NSView that displays your code. You can easily verify if that’s true or not by typing the following in LLDB:
(lldb) po [$rdi setHidden:!(BOOL)[$rdi isHidden]]; [CATransaction flush]
Note: Kind of a long command to type out, right? In Chapter 10: “Regex Commands”, you’ll learn how to build convenient shortcuts so you don’t have to type out these long LLDB commands. If you chose to install the LLDB repo mentioned earlier, a convenience command for this above action the tv command, or “toggle view”
Provided RDI is pointing to the correct reference, your code editor view will disappear!
You can toggle this view on and off simply by repeatedly pressing
Enter. LLDB will automatically execute the previous command.
Since this is a subclass of
NSView, all the methods of
NSView apply. For example, the
string command can query the contents of your source code through LLDB. Type the following:
(lldb) po [$rdi string]
This will dump out the contents of your source code editor. Neat!
Always remember, any APIs that you have in your development cycle can be used in LLDB. If you were crazy enough, you could create an entire app just by executing LLDB comands!
When you get bored of playing with the
NSView APIs on this instance, copy the address down that RDI is referencing (copy it to your clipboard or add it to the stickies app). You’ll reference it again in a second.
Alternatively, did you notice that output preceding the hex value in the
p/x $rdi command? In my output, I got $3, which means that you can use
$3 as a reference for that pointer value you just grabbed. This is incredibly useful when the RDI register points to something else and you still want to reference this
NSView at a later time.
Swift vs Objective-C debugging
Wait — we’re using Objective-C on a Swift class?! You bet! You’ll discover that a Swift class is mostly all Objective-C underneath the covers (however the same can’t be said about Swift structs). You’ll confirm this by modifying the console’s source code through LLDB using Swift!
First, import the following modules in the Swift debugging context:
(lldb) ex -l swift -- import Foundation (lldb) ex -l swift -- import AppKit
ex command (short for
expression) lets you evaluate code and is the foundation for your
po LLDB commands.
-l swift tells LLDB to interpret your commands as Swift code. You just imported the headers to call appropriate methods in both of these modules through Swift. You’ll need these in the next two commands.
Enter the following, replacing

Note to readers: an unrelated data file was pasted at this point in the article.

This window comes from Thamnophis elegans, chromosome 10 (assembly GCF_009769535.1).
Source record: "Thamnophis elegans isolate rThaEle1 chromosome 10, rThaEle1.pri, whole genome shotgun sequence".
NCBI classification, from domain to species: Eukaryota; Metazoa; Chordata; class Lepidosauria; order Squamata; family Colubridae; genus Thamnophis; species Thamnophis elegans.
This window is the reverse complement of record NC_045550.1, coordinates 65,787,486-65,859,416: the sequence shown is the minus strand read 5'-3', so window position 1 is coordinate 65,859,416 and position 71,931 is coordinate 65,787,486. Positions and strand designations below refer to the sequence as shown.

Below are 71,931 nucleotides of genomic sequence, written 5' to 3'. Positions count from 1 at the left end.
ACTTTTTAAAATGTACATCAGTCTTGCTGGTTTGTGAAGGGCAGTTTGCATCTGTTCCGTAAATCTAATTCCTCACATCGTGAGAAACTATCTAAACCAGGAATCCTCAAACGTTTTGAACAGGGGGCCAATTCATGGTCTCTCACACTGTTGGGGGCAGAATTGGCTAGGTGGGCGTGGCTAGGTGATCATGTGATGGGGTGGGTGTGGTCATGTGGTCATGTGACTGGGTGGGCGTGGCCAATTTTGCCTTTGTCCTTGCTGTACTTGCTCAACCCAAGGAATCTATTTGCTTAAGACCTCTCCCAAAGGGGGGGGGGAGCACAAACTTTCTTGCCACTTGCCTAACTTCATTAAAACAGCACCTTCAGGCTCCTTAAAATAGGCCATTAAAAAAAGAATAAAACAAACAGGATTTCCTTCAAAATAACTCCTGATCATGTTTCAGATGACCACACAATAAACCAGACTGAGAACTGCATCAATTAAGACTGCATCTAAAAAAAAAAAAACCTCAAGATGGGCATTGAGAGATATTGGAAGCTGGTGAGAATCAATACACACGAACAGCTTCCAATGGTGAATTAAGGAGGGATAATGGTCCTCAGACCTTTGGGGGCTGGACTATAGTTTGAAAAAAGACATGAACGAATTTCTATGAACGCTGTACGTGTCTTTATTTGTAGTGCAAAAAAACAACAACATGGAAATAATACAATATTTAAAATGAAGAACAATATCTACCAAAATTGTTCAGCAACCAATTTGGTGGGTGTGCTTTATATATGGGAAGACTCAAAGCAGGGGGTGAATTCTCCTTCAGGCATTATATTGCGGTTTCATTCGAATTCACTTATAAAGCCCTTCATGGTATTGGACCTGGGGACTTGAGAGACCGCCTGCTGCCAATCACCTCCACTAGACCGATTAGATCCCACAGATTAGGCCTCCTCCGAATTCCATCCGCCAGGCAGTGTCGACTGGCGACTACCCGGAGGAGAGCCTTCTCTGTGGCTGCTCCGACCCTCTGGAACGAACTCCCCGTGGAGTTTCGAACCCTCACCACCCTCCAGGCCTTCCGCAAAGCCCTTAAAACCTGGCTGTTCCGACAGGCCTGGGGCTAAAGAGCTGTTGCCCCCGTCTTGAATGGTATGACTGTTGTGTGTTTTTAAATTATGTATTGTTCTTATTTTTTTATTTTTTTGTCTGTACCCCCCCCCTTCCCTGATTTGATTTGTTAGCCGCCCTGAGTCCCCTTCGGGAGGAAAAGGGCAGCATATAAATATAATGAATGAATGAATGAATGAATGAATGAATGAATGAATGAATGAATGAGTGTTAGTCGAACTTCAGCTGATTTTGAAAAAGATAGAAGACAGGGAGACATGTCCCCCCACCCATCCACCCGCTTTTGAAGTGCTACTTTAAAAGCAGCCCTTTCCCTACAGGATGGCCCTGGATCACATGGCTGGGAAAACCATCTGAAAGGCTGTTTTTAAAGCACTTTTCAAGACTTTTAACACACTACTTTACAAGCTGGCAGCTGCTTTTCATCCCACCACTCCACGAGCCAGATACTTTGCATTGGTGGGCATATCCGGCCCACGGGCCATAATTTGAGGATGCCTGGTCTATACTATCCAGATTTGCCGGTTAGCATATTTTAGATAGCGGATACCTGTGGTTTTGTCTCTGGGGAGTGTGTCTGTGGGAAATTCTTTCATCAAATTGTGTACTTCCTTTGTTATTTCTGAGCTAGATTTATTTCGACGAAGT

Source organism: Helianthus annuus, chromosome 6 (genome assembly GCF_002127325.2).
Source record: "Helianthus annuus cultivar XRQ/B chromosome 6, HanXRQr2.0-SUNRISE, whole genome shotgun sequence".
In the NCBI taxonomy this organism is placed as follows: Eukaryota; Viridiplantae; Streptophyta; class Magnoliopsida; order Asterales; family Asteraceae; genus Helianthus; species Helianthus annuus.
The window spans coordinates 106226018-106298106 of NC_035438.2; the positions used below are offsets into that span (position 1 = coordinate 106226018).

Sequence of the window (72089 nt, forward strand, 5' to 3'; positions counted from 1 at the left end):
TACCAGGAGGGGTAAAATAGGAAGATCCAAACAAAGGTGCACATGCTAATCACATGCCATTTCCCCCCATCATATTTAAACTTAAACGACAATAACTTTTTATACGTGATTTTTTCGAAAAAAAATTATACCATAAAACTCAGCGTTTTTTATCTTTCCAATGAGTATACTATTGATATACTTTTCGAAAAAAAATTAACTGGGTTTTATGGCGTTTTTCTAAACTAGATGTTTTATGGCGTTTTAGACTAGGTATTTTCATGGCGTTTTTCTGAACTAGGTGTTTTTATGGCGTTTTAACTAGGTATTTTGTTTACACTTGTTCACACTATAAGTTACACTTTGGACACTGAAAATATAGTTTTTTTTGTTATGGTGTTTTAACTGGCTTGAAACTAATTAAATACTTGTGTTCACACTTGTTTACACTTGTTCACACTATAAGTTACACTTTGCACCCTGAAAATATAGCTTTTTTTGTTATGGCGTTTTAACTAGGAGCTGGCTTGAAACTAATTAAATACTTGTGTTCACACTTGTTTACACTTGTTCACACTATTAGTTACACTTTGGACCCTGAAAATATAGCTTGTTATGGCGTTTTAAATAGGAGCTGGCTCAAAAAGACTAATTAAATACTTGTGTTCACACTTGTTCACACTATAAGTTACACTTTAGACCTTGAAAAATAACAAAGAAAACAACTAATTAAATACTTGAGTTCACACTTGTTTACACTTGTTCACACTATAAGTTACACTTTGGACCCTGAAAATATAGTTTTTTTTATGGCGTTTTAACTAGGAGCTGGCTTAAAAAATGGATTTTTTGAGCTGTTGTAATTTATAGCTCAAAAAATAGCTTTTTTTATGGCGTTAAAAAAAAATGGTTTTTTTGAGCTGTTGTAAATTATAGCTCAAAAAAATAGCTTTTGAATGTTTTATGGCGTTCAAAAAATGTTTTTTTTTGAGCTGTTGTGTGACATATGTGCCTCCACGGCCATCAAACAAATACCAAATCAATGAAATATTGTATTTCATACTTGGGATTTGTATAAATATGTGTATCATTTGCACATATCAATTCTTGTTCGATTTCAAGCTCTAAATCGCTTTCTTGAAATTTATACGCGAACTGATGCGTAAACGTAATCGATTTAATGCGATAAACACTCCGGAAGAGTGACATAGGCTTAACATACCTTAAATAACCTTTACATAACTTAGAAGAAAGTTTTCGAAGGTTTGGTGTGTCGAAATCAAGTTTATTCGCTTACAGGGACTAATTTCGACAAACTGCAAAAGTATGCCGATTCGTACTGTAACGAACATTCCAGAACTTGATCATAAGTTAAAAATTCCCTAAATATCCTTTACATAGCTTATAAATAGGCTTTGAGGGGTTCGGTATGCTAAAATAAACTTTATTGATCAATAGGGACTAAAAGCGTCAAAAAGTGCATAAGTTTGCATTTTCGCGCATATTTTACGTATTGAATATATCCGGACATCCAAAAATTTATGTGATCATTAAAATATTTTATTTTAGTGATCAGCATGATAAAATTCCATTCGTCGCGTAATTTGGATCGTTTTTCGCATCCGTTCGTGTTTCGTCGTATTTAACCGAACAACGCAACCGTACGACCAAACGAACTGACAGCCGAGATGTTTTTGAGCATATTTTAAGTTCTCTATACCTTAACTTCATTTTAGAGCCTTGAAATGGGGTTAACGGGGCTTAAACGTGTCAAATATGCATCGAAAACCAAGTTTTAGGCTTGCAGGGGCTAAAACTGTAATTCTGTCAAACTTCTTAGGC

0x0110a42600 with the memory address of your
NSView subclass you recently copied to your clipboard:
(lldb) ex -l swift -o -- unsafeBitCast(0x0110a42600, to: NSView.self)
This command prints out the
IDESourceEditorView instance — but this time using Swift!
Now, add some text to your source code via LLDB:
(lldb) ex -l swift -o -- unsafeBitCast(0x0110a42600, to: NSView.self).insertText("Yay! Swift!")
Depending where your cursor was in the Xcode console, you’ll see the new string “Yay! Swift!” added to your source code.
When stopping the debugger out of the blue, or on Objective-C code, LLDB will default to using the Objective-C context when debugging. This means the
po you execute will expect Objective-C syntax unless you force LLDB to use a different language like you did above. It’s possible to alter this, but this book prefers to use Objective-C since the Swift REPL can be brutal for error-checking, has slow compilation times for executing commands, is generally much more buggy, and prevents you from executing methods the Swift LLDB context doesn’t know about.
All of this will eventually go away, but we must be patient. The Swift ABI must first stabilize. Only then, can the Swift tooling really become rock solid.
Where to go from here?
This was a breadth-first, whirlwind introduction to using LLDB and attaching to a process where you don’t have any source code to aid you. This chapter glossed over a lot of detail, but the goal was to get you right into the debugging/reverse engineering process.
To some, this first chapter might have come off as a little scary, but we’ll slow down and describe methods in detail from here on out. There are lots of chapters remaining to get you into the details!
Keep reading to learn the essentials in the remainder of Section 1. Happy debugging!